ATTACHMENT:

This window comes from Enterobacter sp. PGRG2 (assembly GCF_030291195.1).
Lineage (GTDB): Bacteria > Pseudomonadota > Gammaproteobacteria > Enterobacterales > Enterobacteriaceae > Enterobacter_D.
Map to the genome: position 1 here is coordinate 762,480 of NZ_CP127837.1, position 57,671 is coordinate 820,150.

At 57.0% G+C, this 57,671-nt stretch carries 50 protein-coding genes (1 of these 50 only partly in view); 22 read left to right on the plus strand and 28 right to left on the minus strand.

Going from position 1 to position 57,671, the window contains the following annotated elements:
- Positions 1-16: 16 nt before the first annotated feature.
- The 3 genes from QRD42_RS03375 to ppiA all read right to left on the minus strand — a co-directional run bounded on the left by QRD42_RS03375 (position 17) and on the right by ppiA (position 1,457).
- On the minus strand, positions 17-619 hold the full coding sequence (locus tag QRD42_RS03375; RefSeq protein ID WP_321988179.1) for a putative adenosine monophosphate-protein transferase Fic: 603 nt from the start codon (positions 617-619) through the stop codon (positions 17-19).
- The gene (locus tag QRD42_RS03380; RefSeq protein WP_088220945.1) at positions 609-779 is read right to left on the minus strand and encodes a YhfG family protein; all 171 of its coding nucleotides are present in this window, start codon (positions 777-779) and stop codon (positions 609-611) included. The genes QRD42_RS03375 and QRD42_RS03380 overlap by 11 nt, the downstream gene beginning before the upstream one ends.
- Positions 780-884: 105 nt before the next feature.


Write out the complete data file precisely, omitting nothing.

This window comes from Enterobacter sp. PGRG2 (assembly GCF_030291195.1).
Lineage (GTDB): Bacteria > Pseudomonadota > Gammaproteobacteria > Enterobacterales > Enterobacteriaceae > Enterobacter_D.
Map to the genome: position 1 here is coordinate 762,480 of NZ_CP127837.1, position 57,671 is coordinate 820,150.

At 57.0% G+C, this 57,671-nt stretch carries 50 protein-coding genes (1 of these 50 only partly in view); 22 read left to right on the plus strand and 28 right to left on the minus strand.

Going from position 1 to position 57,671, the window contains the following annotated elements:
- Positions 1-16: 16 nt before the first annotated feature.
- The 3 genes from QRD42_RS03375 to ppiA all read right to left on the minus strand — a co-directional run bounded on the left by QRD42_RS03375 (position 17) and on the right by ppiA (position 1,457).
- On the minus strand, positions 17-619 hold the full coding sequence (locus tag QRD42_RS03375; RefSeq protein ID WP_321988179.1) for a putative adenosine monophosphate-protein transferase Fic: 603 nt from the start codon (positions 617-619) through the stop codon (positions 17-19).
- The gene (locus tag QRD42_RS03380; RefSeq protein WP_088220945.1) at positions 609-779 is read right to left on the minus strand and encodes a YhfG family protein; all 171 of its coding nucleotides are present in this window, start codon (positions 777-779) and stop codon (positions 609-611) included. The genes QRD42_RS03375 and QRD42_RS03380 overlap by 11 nt, the downstream gene beginning before the upstream one ends.
- Positions 780-884: 105 nt before the next feature.